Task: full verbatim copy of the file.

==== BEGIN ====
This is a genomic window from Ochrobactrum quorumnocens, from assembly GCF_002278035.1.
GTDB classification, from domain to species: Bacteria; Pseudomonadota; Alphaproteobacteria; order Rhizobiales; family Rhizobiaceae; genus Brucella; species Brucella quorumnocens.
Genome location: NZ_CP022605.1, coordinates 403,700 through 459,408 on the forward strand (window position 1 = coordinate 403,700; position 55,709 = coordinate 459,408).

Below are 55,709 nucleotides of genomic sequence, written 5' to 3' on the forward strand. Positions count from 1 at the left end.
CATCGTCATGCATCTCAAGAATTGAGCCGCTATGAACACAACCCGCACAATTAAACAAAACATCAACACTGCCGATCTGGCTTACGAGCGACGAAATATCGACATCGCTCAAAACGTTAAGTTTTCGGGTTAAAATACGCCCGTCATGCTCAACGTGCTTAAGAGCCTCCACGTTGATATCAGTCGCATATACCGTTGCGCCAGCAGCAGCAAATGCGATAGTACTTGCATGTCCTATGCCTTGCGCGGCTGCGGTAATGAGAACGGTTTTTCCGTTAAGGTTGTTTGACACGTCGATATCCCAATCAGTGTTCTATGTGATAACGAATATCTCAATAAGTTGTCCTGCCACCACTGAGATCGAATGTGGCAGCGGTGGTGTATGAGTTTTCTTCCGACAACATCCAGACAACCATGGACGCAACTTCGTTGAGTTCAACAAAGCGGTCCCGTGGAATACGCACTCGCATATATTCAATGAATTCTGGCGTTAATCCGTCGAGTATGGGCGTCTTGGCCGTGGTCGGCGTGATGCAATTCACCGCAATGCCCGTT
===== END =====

This is a genomic window from Ochrobactrum quorumnocens, from assembly GCF_002278035.1.
GTDB classification, from domain to species: Bacteria; Pseudomonadota; Alphaproteobacteria; order Rhizobiales; family Rhizobiaceae; genus Brucella; species Brucella quorumnocens.
Genome location: NZ_CP022605.1, coordinates 403,700 through 459,408 on the forward strand (window position 1 = coordinate 403,700; position 55,709 = coordinate 459,408).

Below are 55,709 nucleotides of genomic sequence, written 5' to 3' on the forward strand. Positions count from 1 at the left end.
CATCGTCATGCATCTCAAGAATTGAGCCGCTATGAACACAACCCGCACAATTAAACAAAACATCAACACTGCCGATCTGGCTTACGAGCGACGAAATATCGACATCGCTCAAAACGTTAAGTTTTCGGGTTAAAATACGCCCGTCATGCTCAACGTGCTTAAGAGCCTCCACGTTGATATCAGTCGCATATACCGTTGCGCCAGCAGCAGCAAATGCGATAGTACTTGCATGTCCTATGCCTTGCGCGGCTGCGGTAATGAGAACGGTTTTTCCGTTAAGGTTGTTTGACACGTCGATATCCCAATCAGTGTTCTATGTGATAACGAATATCTCAATAAGTTGTCCTGCCACCACTGAGATCGAATGTGGCAGCGGTGGTGTATGAGTTTTCTTCCGACAACATCCAGACAACCATGGACGCAACTTCGTTGAGTTCAACAAAGCGGTCCCGTGGAATACGCACTCGCATATATTCAATGAATTCTGGCGTTAATCCGTCGAGTATGGGCGTCTTGGCCGTGGTCGGCGTGATGCAATTCACCGCAATGCCCGTT